Happy Birthday Well Worn Whisk! Yep, my little baby blog is 1 year old today. It was exactly a year ago I posted my first recipe, Rhubarb and Blueberry Crumble (note to self: must re-photograph that). So, what have I learned in the past year? Well, I have certainly got better at cooking (more creative, more careful, more discerning); I’m definitely a lot better at taking photos (though still resisting intake of any actual technical information, but composition and lighting is definitely improving); I’ve probably not got any better at writing (if not better, I am at least quicker – maybe too quick!). I also had a second baby, my amazing girl who is 8 months’ old tomorrow, so when this blog started I was 4 months’ pregnant – or thereabouts – with her.
Looking back over my old recipes I realise that, at the very least, this blog will be a record of my recipes, my own little cookbook for my kids. It will always be here. Every word typed in a state of exhaustion, but happy exhaustion. My kids can read those first few recipes and, in 20 years’ time, feel a little of what it was like for their mum at that point in her life. They’ve always been there whilst I’m typing away at night, normally tucked up in bed – or tucked up in my belly in my daughter’s case! Recently, I have been trying to remember that this blogging lark is just that, a lark, and if anything comes of it then great, but if not, then that’s fine too. It started as a hobby, and of course I would love it to grow into something more, but it’s important to remember what really matters in life (and they all begin with ‘f’): family, friends and… food!
This recipe captures my more creative approach to cooking, something I lacked in pre-blog days. Because I have a couple of people to show off to now, as it were, I push myself a bit more. Now I think of different ways to go with an ingredient, whereas once I would have just stuck with what I knew. Instead I try to push what I know and venture that bit further…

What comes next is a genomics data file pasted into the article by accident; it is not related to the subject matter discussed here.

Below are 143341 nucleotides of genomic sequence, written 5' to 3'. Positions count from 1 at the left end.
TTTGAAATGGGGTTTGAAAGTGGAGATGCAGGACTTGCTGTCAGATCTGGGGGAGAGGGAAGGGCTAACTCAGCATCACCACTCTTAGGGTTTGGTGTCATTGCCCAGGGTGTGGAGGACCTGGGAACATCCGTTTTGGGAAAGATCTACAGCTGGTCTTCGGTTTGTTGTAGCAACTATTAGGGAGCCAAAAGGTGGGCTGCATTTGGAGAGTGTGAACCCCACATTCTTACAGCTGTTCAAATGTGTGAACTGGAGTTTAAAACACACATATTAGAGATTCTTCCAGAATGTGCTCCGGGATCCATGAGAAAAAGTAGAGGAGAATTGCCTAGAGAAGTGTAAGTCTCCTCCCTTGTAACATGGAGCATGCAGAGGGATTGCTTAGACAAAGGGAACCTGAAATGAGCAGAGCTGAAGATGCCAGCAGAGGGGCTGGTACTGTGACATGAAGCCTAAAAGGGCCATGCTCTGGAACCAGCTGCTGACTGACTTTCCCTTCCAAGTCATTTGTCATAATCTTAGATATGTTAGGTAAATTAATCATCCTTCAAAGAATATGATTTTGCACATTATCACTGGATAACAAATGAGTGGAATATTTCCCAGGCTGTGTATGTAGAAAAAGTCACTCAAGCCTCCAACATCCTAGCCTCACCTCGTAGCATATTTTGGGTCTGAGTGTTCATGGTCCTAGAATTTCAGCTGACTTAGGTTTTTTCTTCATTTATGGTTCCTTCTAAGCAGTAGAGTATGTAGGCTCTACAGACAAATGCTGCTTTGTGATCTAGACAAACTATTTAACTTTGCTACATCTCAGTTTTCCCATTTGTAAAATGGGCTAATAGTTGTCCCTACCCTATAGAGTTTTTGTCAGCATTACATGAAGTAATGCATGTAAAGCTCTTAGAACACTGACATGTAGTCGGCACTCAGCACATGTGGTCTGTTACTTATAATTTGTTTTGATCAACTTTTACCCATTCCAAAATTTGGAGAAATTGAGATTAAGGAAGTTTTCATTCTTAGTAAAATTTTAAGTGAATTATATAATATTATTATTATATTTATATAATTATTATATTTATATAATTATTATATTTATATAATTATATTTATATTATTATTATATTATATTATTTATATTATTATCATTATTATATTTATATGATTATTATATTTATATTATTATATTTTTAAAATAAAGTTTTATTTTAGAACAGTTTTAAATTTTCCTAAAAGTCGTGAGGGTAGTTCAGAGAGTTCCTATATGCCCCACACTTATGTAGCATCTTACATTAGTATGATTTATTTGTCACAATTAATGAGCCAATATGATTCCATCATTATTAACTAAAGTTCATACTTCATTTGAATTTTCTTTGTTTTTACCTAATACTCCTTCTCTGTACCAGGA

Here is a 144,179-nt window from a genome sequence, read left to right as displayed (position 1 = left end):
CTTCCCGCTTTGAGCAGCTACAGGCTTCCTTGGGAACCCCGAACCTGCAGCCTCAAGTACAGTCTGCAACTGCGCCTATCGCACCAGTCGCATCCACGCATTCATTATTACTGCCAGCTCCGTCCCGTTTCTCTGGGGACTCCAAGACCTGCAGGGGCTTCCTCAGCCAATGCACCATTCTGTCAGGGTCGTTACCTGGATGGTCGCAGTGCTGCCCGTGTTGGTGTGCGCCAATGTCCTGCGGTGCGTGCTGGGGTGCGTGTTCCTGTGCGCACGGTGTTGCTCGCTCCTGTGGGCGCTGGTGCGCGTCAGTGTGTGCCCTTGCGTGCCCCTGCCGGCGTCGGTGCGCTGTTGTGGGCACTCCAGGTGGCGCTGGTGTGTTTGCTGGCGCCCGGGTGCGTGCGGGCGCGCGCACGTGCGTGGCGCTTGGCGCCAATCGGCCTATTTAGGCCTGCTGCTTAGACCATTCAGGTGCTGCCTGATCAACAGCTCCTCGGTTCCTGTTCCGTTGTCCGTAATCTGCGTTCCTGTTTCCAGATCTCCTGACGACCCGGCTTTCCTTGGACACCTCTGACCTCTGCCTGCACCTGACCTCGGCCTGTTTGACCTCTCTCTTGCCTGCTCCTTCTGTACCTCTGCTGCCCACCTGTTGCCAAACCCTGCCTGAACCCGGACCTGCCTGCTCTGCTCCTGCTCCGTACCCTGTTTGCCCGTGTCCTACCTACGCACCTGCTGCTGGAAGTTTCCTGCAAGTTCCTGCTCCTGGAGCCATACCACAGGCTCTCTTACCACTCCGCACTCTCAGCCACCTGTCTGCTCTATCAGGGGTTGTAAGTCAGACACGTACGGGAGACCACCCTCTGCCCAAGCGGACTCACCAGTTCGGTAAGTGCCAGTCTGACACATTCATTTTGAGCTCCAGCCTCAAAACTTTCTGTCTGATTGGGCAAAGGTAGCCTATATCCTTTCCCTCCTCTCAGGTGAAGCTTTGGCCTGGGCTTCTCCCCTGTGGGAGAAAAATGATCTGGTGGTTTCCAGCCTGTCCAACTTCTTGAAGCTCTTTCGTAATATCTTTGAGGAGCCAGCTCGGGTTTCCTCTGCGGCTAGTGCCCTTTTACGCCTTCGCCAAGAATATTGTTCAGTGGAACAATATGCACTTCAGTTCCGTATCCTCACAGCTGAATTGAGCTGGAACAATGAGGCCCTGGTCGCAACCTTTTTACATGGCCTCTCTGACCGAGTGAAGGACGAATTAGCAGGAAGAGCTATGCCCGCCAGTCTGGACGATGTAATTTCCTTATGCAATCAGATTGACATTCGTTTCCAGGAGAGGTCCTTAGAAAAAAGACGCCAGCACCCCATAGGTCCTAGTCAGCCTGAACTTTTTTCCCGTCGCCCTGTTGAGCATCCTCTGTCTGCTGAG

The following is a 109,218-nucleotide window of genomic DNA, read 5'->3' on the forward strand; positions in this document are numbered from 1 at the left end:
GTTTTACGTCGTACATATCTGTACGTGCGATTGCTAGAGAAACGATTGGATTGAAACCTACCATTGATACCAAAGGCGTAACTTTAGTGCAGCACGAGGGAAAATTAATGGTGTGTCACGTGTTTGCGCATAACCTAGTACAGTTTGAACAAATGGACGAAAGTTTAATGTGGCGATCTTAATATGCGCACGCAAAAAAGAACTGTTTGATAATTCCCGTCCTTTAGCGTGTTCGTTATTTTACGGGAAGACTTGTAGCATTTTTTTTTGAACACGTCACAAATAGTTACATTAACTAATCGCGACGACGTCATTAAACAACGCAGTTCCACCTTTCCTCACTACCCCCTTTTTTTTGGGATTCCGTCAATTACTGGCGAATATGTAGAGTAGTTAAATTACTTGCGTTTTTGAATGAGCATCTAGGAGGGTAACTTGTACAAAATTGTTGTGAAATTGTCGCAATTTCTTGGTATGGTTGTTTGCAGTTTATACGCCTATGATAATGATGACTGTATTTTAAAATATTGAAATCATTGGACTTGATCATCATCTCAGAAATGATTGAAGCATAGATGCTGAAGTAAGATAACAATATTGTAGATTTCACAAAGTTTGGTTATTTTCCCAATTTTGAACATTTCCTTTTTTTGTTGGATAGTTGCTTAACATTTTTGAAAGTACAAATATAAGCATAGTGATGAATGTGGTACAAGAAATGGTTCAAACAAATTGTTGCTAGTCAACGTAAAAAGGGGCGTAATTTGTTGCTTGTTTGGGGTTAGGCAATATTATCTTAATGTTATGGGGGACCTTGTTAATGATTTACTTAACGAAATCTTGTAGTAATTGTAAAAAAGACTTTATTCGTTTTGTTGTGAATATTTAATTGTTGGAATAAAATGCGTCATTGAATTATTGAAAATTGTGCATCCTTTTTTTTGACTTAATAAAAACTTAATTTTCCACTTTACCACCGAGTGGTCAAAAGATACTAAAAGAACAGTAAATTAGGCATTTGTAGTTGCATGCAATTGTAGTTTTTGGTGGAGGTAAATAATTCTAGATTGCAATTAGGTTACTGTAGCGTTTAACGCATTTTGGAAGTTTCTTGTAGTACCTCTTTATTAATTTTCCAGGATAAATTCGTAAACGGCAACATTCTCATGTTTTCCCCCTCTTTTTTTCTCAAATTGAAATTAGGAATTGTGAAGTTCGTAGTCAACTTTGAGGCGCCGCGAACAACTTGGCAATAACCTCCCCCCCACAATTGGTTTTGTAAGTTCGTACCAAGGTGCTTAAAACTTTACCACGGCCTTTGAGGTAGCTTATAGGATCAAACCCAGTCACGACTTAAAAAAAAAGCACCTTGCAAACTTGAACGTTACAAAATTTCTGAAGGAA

Oxtail is a great piece of meat. If you’ve never cooked with it then you are in for a treat if you try this recipe. It’s a cheap cut, which benefits from long slow cooking – which is probably my favourite type of thing to cook, as you know if you’re a regular here. It’s fatty and flavoursome and strong flavours complement it. In the past I have cooked it with rioja and chorizo, which is just divine, but this time I went with a more classic approach but with a twist. Normally I loathe twists in cooking. They make me cringe. But here I think my twist is based on sound cooking common sense, and it works really well. After browning and braising, at the end of the long, slow cooking I added some dark soy and maple syrup (I’ve developed an expensive maple syrup habit, can’t stop using it) for stickiness and sweetness, and then some water to let the thick flavoursome sauce down a little. Finally I added a generous amount of small, sweet pickled onions, which was an idea that I had yesterday. They add instant ‘cheffiness’ but without the bother, and also the vinegar adds an interesting piquant element (think pickled red cabbage alongside beef and ale pie). It creates a glossy, very restaurant-reduced style sauce that is just so tasty. My toddler loved it, as did my mum and Ad. In fact we liked it so much that we forgot to leave some for poor old baby! All it needs to go alongside is some plain mash.
To make enough for 3/4:
1 oxtail (normally chopped into 6 or 7 pieces)
3 tablespoons of plain flour
2 sticks of celery, diced small
2 carrots, diced small
4 cloves of garlic, sliced thinly
150g lardons (small chunks pancetta or smoked bacon)
2 bay leaves
2 x 500ml bottles of beer (proper ale, I used Spitfire)
1 tablespoon of vegetable oil
2 tablespoons of maple syrup
1 tablespoon of dark soy sauce (must be dark, or use twice as much light soy sauce)
1 mugful of water
20 pickled onions (the sweet, small type)
- Preheat oven to 160C.
- First, put 3 tablespoons of plain unseasoned flour on a plate and dip the oxtail pieces in. Dust off and fry in a tablespoon of oil. Brown on all sides. Put to one side. Save the leftover flour.
- In the same oil / pan, fry off your carrots, celery, lardons of pancetta/bacon, and garlic. Don’t let it colour. You want the whole lot to release flavour and soften. This’ll take about 20 minutes.
- Tip the remaining flour into the pan and stir. Cook out for a couple of minutes.
- Add the browned meat to the softened veggies and lardons. Then pour in the beer. Add the bay leaves and bring to boil. Now put the pot in the oven to simmer for 2 1/2 hours. Stir once or twice to make sure it’s not catching on the bottom.
- After the stew has cooked right down, you will be left with a bitter tasting (not unpleasantly) and very reduced, thick sauce. Don’t worry, the next step will transform the stew.
- Now add your maple syrup, soy sauce, a mugful of cold water and your pickled onions. Give it another 15 minutes in the oven.
- Take out of oven, add your freshly chopped flat leaf parsley, stir, and serve with simple mash. Lip smackin’ good!